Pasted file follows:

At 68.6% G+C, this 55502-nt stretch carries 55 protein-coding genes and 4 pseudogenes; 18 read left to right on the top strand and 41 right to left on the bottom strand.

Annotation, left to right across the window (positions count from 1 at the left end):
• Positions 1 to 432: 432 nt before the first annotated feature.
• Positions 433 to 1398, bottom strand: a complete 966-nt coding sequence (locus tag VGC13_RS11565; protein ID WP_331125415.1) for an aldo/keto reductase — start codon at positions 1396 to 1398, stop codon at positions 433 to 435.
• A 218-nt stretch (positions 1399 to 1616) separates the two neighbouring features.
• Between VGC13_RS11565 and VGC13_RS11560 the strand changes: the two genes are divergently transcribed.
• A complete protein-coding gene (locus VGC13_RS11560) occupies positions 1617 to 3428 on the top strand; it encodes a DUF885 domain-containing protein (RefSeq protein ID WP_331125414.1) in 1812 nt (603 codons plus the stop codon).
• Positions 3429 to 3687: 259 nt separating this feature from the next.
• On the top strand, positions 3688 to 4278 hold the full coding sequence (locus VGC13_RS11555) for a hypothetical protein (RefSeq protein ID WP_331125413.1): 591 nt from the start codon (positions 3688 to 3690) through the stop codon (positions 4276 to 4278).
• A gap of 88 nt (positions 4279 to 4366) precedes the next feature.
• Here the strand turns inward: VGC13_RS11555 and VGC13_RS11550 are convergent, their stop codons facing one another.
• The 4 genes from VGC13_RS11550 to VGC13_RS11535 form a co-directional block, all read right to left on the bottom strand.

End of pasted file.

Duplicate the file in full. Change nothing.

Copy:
At 68.6% G+C, this 55502-nt stretch carries 55 protein-coding genes and 4 pseudogenes; 18 read left to right on the top strand and 41 right to left on the bottom strand.

Annotation, left to right across the window (positions count from 1 at the left end):
• Positions 1 to 432: 432 nt before the first annotated feature.
• Positions 433 to 1398, bottom strand: a complete 966-nt coding sequence (locus tag VGC13_RS11565; protein ID WP_331125415.1) for an aldo/keto reductase — start codon at positions 1396 to 1398, stop codon at positions 433 to 435.
• A 218-nt stretch (positions 1399 to 1616) separates the two neighbouring features.
• Between VGC13_RS11565 and VGC13_RS11560 the strand changes: the two genes are divergently transcribed.
• A complete protein-coding gene (locus VGC13_RS11560) occupies positions 1617 to 3428 on the top strand; it encodes a DUF885 domain-containing protein (RefSeq protein ID WP_331125414.1) in 1812 nt (603 codons plus the stop codon).
• Positions 3429 to 3687: 259 nt separating this feature from the next.
• On the top strand, positions 3688 to 4278 hold the full coding sequence (locus VGC13_RS11555) for a hypothetical protein (RefSeq protein ID WP_331125413.1): 591 nt from the start codon (positions 3688 to 3690) through the stop codon (positions 4276 to 4278).
• A gap of 88 nt (positions 4279 to 4366) precedes the next feature.
• Here the strand turns inward: VGC13_RS11555 and VGC13_RS11550 are convergent, their stop codons facing one another.
• The 4 genes from VGC13_RS11550 to VGC13_RS11535 form a co-directional block, all read right to left on the bottom strand.